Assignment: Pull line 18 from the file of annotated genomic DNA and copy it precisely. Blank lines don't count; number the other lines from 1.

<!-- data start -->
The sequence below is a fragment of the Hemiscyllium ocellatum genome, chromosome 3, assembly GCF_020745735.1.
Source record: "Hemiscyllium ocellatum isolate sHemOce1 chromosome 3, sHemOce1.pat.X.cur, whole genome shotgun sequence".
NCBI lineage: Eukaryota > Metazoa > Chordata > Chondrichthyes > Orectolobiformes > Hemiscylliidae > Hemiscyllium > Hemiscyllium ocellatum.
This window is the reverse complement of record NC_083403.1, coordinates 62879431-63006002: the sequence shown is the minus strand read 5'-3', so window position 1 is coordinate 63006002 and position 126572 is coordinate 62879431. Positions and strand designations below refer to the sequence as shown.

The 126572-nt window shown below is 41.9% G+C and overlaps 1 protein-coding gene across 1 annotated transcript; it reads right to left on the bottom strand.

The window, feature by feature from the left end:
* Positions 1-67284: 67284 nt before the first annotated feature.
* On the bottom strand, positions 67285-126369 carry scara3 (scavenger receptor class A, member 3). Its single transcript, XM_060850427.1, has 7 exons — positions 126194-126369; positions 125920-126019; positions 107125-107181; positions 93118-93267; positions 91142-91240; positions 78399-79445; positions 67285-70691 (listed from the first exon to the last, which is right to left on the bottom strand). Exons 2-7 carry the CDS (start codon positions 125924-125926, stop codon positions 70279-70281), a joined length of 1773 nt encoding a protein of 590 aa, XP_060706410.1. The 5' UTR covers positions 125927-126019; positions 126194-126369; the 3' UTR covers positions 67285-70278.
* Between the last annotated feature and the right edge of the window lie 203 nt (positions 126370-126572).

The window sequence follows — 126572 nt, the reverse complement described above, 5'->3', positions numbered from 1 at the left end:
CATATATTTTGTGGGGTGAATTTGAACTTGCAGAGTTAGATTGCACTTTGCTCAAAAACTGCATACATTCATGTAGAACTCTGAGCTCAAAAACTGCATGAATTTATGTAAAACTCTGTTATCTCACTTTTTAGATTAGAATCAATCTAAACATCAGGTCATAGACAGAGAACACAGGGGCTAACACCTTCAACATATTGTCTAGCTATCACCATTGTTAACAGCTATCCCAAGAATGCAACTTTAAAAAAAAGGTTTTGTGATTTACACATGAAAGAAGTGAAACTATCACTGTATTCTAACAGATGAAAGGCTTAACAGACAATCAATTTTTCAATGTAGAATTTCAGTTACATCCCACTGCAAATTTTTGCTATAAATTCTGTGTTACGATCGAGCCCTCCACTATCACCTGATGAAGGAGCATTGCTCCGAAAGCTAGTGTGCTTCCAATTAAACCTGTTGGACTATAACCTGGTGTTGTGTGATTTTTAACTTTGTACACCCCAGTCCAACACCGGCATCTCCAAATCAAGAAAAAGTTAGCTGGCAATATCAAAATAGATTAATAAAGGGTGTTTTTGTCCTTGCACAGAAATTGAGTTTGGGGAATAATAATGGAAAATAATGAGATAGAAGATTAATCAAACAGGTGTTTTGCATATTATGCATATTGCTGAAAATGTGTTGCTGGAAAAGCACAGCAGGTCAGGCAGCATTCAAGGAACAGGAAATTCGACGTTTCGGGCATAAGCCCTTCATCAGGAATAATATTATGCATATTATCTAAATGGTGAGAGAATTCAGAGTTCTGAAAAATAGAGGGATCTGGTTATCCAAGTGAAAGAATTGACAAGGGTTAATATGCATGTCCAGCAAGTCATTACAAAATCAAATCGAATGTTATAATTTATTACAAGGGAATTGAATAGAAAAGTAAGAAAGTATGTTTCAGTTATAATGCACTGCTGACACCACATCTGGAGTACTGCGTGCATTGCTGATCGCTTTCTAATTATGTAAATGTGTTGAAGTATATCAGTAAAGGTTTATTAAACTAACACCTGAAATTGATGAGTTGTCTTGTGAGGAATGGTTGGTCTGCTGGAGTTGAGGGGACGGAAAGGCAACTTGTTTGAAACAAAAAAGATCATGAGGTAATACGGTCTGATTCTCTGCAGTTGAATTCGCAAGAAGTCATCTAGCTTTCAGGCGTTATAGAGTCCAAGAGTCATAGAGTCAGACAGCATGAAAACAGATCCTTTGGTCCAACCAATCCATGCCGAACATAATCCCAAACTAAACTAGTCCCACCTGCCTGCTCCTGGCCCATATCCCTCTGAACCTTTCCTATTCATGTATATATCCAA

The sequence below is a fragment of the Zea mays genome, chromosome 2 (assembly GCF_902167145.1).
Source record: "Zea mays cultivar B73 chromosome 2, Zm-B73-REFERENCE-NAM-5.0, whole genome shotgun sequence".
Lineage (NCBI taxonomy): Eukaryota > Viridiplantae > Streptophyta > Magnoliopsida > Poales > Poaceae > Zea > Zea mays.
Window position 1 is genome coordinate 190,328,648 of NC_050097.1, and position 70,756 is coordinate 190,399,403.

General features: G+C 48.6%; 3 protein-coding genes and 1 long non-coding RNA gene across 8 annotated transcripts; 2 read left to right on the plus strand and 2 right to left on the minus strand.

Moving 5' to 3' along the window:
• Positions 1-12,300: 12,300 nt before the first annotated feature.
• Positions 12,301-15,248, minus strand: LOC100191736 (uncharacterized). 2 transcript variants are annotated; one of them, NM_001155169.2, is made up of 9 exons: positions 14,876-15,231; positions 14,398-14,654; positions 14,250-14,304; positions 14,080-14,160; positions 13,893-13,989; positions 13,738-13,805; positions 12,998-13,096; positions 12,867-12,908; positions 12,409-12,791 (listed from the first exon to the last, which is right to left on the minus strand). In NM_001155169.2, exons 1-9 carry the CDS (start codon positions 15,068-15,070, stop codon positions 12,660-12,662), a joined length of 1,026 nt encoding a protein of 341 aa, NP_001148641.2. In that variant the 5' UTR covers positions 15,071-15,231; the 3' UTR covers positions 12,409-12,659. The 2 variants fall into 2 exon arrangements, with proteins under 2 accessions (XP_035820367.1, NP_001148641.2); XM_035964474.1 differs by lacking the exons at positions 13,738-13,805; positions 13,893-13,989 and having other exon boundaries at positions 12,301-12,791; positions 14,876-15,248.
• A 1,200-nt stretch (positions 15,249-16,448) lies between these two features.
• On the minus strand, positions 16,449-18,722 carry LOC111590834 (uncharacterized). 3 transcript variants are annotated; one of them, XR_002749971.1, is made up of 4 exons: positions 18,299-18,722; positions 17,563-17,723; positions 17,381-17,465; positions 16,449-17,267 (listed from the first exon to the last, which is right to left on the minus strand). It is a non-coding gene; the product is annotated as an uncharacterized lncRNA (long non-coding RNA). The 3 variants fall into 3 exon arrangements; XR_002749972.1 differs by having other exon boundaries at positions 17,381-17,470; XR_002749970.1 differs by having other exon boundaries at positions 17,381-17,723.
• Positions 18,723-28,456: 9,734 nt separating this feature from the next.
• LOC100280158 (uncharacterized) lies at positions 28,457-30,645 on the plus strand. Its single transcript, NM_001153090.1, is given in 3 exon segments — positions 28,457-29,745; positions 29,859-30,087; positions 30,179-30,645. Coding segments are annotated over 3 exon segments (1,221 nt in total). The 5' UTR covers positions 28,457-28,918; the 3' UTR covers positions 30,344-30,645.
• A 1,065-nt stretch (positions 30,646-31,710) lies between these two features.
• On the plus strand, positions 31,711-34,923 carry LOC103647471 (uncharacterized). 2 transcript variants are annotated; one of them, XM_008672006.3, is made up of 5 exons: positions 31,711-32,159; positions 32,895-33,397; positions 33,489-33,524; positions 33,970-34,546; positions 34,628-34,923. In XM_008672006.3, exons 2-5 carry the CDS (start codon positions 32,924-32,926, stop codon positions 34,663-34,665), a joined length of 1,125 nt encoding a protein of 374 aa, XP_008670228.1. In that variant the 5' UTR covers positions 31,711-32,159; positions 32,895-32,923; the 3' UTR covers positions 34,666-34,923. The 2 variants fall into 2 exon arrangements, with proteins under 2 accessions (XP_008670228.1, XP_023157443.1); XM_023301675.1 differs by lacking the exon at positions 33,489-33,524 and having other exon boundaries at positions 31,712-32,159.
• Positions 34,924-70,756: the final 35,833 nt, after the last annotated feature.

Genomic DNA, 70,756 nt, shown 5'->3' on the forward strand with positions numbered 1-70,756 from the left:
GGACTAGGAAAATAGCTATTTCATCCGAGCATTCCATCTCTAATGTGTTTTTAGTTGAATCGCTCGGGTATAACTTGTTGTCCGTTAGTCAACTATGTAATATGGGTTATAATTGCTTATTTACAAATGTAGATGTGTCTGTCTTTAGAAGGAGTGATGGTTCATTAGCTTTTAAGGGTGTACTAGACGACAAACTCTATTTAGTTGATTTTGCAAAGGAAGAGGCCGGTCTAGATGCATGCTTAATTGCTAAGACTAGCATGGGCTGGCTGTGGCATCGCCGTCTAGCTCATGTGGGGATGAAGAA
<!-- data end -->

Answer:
• Positions 1-12,300: 12,300 nt before the first annotated feature.